Even though the New York Times revealed in 2005 that the NSA was running a warrantless wiretapping program inside the US (after holding the story for more than a year because Bush told them not to publish it), the details of these scandals remain hidden from the public. At the time, then Senator Obama denounced the NSA program as illegal and he claimed there wouldn't be any warrantless wiretaps if he was elected. Now Obama is actively supporting warrantless wiretaps and relentlessly prosecuting whistle-blowers. My, how his views have changed.

The US government is spying on just about every electronic communication in America, including copying every email. Why? According to "the highest-ranking military intelligence officer," "We had the power." Obama is fully supporting this surveillance. Are you OK with that?
When President Barack Obama took office, in 2009, he championed the cause of government transparency, and spoke admiringly of whistle-blowers, whom he described as "often the best source of information about waste, fraud, and abuse in government." But the Obama Administration has pursued leak prosecutions with a surprising relentlessness. Including the Drake case, it has been using the Espionage Act to press criminal charges in five alleged instances of national-security leaks—more such prosecutions than have occurred in all previous Administrations combined. The Drake case is one of two that Obama's Justice Department has carried over from the Bush years.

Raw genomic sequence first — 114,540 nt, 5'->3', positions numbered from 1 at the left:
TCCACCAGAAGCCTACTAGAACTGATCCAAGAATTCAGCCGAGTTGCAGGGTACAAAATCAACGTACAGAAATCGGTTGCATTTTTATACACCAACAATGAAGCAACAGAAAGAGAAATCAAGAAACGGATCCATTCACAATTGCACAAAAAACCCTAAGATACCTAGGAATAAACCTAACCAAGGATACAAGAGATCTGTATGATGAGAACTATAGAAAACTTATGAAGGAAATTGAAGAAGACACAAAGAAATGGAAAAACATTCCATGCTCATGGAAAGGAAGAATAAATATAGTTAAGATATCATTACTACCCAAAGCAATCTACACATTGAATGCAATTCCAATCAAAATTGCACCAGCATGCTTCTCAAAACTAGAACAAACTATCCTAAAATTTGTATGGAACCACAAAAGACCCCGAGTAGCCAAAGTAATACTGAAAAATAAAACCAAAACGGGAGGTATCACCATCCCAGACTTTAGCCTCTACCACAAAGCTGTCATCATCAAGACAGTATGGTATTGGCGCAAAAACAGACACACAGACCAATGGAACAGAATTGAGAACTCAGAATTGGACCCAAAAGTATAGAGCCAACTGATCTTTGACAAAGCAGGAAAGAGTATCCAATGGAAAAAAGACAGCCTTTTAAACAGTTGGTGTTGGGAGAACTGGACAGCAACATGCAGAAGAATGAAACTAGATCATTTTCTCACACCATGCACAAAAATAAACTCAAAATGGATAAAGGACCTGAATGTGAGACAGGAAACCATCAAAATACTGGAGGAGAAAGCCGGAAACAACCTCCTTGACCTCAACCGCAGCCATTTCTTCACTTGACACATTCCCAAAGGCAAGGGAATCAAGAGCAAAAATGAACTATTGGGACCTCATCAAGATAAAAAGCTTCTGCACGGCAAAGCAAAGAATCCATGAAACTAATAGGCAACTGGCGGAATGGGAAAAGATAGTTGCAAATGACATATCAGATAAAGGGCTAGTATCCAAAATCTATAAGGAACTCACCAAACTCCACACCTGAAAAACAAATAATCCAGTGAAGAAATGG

Gabriel Schoenfeld, a conservative political scientist at the Hudson Institute, who, in his book "Necessary Secrets" (2009), argues for more stringent protection of classified information, says, "Ironically, Obama has presided over the most draconian crackdown on leaks in our history—even more so than Nixon."

"...I did not tell secrets. I am facing prison for having raised an alarm, period. I went to a reporter with a few key things: fraud, waste, and abuse, and the fact that there were legal alternatives to the Bush Administration's ‘dark side' "—in particular, warrantless domestic spying by the N.S.A...